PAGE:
Numbers were also used to calculate the length of the days and years. As early as 1400 bc, the Chinese knew that the year is 365 1/4 days long, and, like most early civilisations, they used the moon to calculate the months. As with all ancient peoples, the Chinese measured a year as being the length of time it took for the sun to return to its starting point in the sky. The cycles in the movements of planets like Jupiter, and of the stars, fit nicely into the idea that everything in nature is cyclical. The ‘Supreme Ultimate Grand Origin’ was an immense calculation to find out how long it would take for the whole universe to make a complete cycle: 23,639,040 years. This meant that the universe was very old (though we now know it is much older). The Chinese also thought about how the universe was structured. Some of the early Chinese star maps show that they understood how to represent, on a two- dimensional map, things that exist in a curved space. Xuan Le, who lived in the later Han Dynasty (ad 25–220), believed that the sun, moon and stars floated in empty space, driven by the winds. This was very different to the ancient Greek belief that these heavenly bodies were fixed in solid spheres, and is much more like how we understand space today. Stargazers in China recorded unusual events very carefully, so their records, since they go back so far, are still useful to modern astronomers.

Since the Chinese believed that the earth was very old, they had no difficulty recognising fossils as the hardened remains of plants and animals that had once been alive. Stones were grouped according to such things as hardness and colour. Jade was espe- cially prized, and craftsmen carved pieces of jade into beautiful statues. Earthquakes are common in China, and although no one could explain why they occur, in the second century ad, a very learned man called Zhang Heng used a hanging weight that swayed when the earth shook, to record the earth’s tremors.
This was a very early version of what we call a seismograph, a machine which draws a straight line until the earth moves, when it wiggles.

Magnetism was understood for practical purposes. The Chinese learned how to magnetise iron by heating it to a high temperature and letting it cool while it was pointing in a north–south direction. China had compasses long before they were known in the West, and they were used both for navigation and for fortune telling. Most commonly, they were ‘wet’: just a magnetised needle floating in a bowl of water. We are used to saying that compass needles point north, but for the Chinese they pointed south. (Of course our compasses point south too – just with the opposite end of the needle. It doesn’t really matter which direction you choose, as long as everyone agrees on it.)

The Chinese were skilled chemists. Many of the best were Taoists, members of a religious group who followed Lau Tsu, who lived some time between the sixth and the fourth century bc. (Tao means ‘Way’ or ‘Path’.) Others followed Confucius or the Buddha. The philosophies of these religious leaders influenced the attitudes of their followers towards the study of the universe. Religion has always influenced how people view their surroundings.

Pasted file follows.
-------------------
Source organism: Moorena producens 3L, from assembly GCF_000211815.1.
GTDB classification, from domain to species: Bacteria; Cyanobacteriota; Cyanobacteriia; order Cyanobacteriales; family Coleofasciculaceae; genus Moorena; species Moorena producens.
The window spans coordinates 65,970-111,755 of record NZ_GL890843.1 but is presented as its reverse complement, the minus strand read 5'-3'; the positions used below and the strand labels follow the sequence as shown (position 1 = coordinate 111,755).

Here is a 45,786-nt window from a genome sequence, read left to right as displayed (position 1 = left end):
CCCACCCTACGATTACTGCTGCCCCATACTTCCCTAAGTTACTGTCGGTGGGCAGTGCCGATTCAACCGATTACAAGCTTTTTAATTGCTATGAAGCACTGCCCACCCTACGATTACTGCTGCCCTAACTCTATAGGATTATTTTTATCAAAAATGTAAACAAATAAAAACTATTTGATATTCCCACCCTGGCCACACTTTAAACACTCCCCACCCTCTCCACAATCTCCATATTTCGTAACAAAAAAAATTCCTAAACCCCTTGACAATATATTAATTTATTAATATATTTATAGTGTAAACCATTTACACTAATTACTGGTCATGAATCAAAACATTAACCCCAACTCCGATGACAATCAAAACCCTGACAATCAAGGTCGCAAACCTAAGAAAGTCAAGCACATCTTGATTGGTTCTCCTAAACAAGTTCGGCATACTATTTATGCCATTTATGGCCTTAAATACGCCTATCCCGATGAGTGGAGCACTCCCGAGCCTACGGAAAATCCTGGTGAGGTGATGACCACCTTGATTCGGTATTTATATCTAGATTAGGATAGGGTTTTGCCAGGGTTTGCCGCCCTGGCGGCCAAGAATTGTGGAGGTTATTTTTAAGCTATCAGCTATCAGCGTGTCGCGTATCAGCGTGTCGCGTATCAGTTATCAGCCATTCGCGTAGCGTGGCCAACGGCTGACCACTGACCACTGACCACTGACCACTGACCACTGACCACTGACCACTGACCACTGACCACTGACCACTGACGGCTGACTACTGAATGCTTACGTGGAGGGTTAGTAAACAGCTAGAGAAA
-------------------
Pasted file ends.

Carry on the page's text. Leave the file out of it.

The chemistry that the Chinese were able to perform was quite sophisticated for their time. For instance, they could distil alcohol and other substances, and could extract copper from solutions. By blending charcoal, sulphur and potassium nitrate, they made gunpowder. This was the first chemical explosive and the spring- board for the invention of both fireworks and weapons. You could say gunpowder showed the yin and yang of the chemical world: it exploded prettily in tremendous firework displays at court while also being used to fire guns and cannons on eastern battlefields as early as the tenth century. It is not certain exactly how the recipe and instructions for making this powerful substance arrived in Europe, but there is a description of it there in the 1280s. It gradually made war everywhere more deadly.

The Chinese also had alchemists, who sought the ‘elixir of life’: some substance that would increase how long we can live, or maybe even make us immortal. They failed to find it, and in fact several emperors would have lived longer had they not taken these experimental, poisonous ‘cures’. However, searching for this magical substance revealed many drugs that could be used to treat ordinary diseases. As in Europe, Chinese doctors used extracts of plants to treat diseases, but they also made compounds from sulphur, mercury and other substances. The Artemisia plant was used to treat fevers. It was made into an extract and burnt on the skin at specific points to aid the flow of the ‘vital juices’. The recipe and method were recently discovered in a book about drugs written around 1,800 years ago. Tested in a modern laboratory, it was found to be effective against malaria, a leading cause of death today in tropical countries. One of the symptoms of malaria is a high fever.